Fresh Air

News & Information: Mon-Fri • 3pm-4pm | 7pm-8pm
  • Hosted by Terry Gross

A weekday magazine of contemporary arts and issues featuring in-depth yet intimate conversations with top news makers. Interviews are complemented with contributions from well-known critics and commentators.

Copyright 2017 Fresh Air. To see more, visit Fresh Air.

TERRY GROSS, HOST:

After the sudden death of his wife, Michelle McNamara, in April 2016, comedian Patton Oswalt felt himself falling apart. He began drinking and eating bad food and he struggled with insomnia.

"I was beginning to kind of kiss the edge during those months," he says. "I felt like I was fading out of the world ... just sort of treating myself like I had already died."

Fresh Air Weekend highlights some of the best interviews and reviews from past weeks, and new program elements specially paced for weekends. Our weekend show emphasizes interviews with writers, filmmakers, actors and musicians, and often includes excerpts from live in-studio concerts. This week:

Copyright 2017 Fresh Air. To see more, visit Fresh Air.

TERRY GROSS, HOST:

Copyright 2017 Fresh Air. To see more, visit Fresh Air.

TERRY GROSS, HOST:

Copyright 2017 Fresh Air. To see more, visit Fresh Air.

TERRY GROSS, HOST:

Growing up in a small town in the Midwest, singer-songwriter Margo Price often wished she lived somewhere else — a place where the landscape wasn't so flat, the winters weren't so cold and the work wasn't so hard.

Copyright 2017 Fresh Air. To see more, visit Fresh Air.

TERRY GROSS, HOST:

Copyright 2017 Fresh Air. To see more, visit Fresh Air.

TERRY GROSS, HOST:

Copyright 2017 Fresh Air. To see more, visit Fresh Air.

TERRY GROSS, HOST:

Copyright 2017 Fresh Air. To see more, visit Fresh Air.

TERRY GROSS, HOST:

Fresh Air Weekend highlights some of the best interviews and reviews from past weeks, and new program elements specially paced for weekends. Our weekend show emphasizes interviews with writers, filmmakers, actors and musicians, and often includes excerpts from live in-studio concerts. This week:

Copyright 2017 Fresh Air. To see more, visit Fresh Air.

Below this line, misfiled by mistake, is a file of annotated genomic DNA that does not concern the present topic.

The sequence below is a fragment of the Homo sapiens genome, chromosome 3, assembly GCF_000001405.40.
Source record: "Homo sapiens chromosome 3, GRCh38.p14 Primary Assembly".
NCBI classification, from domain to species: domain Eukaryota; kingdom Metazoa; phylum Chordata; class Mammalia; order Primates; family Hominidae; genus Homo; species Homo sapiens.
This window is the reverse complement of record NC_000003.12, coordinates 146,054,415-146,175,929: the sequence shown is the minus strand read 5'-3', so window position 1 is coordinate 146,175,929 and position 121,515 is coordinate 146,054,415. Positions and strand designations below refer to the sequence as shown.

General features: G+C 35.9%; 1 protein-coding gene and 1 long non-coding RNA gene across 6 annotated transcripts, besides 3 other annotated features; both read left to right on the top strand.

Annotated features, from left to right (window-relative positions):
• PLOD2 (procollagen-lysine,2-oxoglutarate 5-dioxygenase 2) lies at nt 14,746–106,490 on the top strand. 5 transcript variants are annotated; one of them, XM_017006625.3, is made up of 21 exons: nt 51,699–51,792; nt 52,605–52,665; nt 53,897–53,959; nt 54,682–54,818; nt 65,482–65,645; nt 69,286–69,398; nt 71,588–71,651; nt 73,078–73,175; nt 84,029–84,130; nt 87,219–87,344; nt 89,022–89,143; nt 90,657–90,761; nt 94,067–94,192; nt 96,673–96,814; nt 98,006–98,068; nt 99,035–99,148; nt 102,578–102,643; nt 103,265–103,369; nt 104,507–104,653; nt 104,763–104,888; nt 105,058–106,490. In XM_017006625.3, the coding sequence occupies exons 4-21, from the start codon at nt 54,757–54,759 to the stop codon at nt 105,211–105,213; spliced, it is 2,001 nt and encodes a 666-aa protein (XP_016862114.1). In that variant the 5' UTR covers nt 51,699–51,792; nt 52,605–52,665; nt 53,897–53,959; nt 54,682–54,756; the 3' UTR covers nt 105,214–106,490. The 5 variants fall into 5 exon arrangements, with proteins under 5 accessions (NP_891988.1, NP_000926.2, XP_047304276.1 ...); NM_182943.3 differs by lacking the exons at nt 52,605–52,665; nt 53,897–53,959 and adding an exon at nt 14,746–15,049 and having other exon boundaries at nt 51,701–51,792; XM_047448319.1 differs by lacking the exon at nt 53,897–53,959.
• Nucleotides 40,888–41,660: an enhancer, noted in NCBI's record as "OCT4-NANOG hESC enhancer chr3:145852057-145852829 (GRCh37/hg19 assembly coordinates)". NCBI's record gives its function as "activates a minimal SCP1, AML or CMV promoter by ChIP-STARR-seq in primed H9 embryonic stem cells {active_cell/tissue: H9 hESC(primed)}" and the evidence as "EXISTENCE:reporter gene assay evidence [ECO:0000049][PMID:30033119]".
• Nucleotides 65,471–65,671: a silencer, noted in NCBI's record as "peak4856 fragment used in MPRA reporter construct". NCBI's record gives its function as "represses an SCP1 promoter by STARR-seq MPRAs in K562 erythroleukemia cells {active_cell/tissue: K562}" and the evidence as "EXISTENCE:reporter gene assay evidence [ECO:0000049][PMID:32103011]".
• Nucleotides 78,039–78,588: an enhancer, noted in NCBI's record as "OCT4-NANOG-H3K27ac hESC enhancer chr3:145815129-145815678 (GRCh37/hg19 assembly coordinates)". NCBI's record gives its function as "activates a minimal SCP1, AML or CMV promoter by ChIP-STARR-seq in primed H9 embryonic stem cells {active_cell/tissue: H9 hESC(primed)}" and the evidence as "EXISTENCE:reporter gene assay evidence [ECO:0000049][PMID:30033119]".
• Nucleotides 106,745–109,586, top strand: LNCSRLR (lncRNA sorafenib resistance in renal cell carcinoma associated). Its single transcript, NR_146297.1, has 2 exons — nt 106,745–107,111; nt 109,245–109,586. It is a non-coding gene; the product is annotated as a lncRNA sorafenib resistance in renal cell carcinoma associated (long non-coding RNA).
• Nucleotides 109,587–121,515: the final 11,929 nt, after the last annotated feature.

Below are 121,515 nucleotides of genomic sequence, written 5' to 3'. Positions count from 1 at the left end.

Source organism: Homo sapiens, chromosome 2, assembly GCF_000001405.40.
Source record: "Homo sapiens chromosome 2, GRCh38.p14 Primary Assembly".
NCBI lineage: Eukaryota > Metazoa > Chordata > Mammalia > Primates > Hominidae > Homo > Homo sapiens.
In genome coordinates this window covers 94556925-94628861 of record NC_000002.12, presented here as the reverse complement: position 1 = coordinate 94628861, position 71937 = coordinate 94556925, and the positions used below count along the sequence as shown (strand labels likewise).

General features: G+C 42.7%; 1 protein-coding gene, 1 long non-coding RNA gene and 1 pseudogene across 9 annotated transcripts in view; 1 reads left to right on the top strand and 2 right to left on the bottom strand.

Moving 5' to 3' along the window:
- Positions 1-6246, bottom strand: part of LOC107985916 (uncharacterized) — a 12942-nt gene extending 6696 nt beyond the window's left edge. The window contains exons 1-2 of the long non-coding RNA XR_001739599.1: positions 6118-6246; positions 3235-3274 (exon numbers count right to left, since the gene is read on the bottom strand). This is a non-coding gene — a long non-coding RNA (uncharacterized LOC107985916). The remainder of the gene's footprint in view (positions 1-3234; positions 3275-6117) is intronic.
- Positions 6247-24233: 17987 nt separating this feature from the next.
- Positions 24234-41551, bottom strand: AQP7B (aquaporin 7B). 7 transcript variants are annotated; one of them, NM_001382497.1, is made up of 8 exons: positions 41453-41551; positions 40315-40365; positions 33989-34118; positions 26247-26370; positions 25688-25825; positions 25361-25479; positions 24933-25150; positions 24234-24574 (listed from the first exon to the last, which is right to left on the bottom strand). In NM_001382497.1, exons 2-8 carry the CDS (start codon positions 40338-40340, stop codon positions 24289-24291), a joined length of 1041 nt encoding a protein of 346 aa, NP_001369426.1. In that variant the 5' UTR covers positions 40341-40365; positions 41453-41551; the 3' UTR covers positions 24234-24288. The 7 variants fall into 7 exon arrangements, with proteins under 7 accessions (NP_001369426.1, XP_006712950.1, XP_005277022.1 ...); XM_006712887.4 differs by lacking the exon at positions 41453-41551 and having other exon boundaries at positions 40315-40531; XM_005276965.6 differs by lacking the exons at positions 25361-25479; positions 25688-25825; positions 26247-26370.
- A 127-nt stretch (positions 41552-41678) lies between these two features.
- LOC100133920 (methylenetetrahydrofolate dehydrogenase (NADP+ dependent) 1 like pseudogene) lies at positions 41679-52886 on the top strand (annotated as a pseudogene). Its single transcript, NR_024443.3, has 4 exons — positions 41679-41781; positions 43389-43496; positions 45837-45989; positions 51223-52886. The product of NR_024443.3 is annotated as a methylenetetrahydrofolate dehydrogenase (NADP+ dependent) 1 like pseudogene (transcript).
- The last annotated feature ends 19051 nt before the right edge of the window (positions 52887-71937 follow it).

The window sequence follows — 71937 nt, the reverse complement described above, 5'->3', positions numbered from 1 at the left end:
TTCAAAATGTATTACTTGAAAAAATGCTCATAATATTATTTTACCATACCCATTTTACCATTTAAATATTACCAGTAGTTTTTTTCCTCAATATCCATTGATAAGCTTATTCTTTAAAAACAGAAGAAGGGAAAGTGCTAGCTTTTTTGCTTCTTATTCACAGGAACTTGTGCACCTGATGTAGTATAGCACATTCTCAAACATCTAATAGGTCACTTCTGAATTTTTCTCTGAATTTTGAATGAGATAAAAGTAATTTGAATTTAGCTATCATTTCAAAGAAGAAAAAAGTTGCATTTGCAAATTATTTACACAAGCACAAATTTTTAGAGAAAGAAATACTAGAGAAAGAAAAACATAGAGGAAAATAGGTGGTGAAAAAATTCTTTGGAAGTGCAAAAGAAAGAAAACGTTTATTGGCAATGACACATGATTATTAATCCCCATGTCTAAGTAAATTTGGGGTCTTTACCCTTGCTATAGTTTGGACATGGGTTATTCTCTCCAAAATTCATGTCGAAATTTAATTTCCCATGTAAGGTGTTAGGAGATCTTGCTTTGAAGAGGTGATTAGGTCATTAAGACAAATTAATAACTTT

DAVID BIANCULLI, HOST:

Copyright 2017 Fresh Air. To see more, visit Fresh Air.

DAVID BIANCULLI, HOST:

Copyright 2017 Fresh Air. To see more, visit Fresh Air.

DAVID BIANCULLI, HOST:

Copyright 2017 Fresh Air. To see more, visit Fresh Air.

TERRY GROSS, HOST:

Actress Greta Gerwig has made a career starring in movies about quirky women. She played a driftless dancer in Frances Ha and a punk photographer in 20th Century Women. Now she's written and directed her first film, an exploration of mother-daughter relationships called Lady Bird.

"I don't know any woman who has a simple relationship with their mother or with their daughter," Gerwig says. "It has a tremendous amount of love — and a tremendous amount of angst."

On Oct. 5, The New York Times published an article detailing alleged sexual misconduct by film executive Harvey Weinstein that dated back nearly three decades.

The article featured evidence and interviews describing a pattern in which the film producer would invite young women to a business meeting, sometimes in his hotel room, and then sexually assault or harass them.

Copyright 2017 Fresh Air. To see more, visit Fresh Air.

TERRY GROSS, HOST:

Before I finally picked up and read Louise Erdrich's new novel, called Future Home of the Living God, there was a mighty obstacle that had to be faced — an obstacle called The Handmaid's Tale. After Margaret Atwood's magisterial achievement, is there really room for another dystopian feminist novel about the overthrow of democracy by a Christian fundamentalist regime that enslaves fertile women and reduces them to simple vessels of procreation?

The somewhat unsettling answer is "Sure!"

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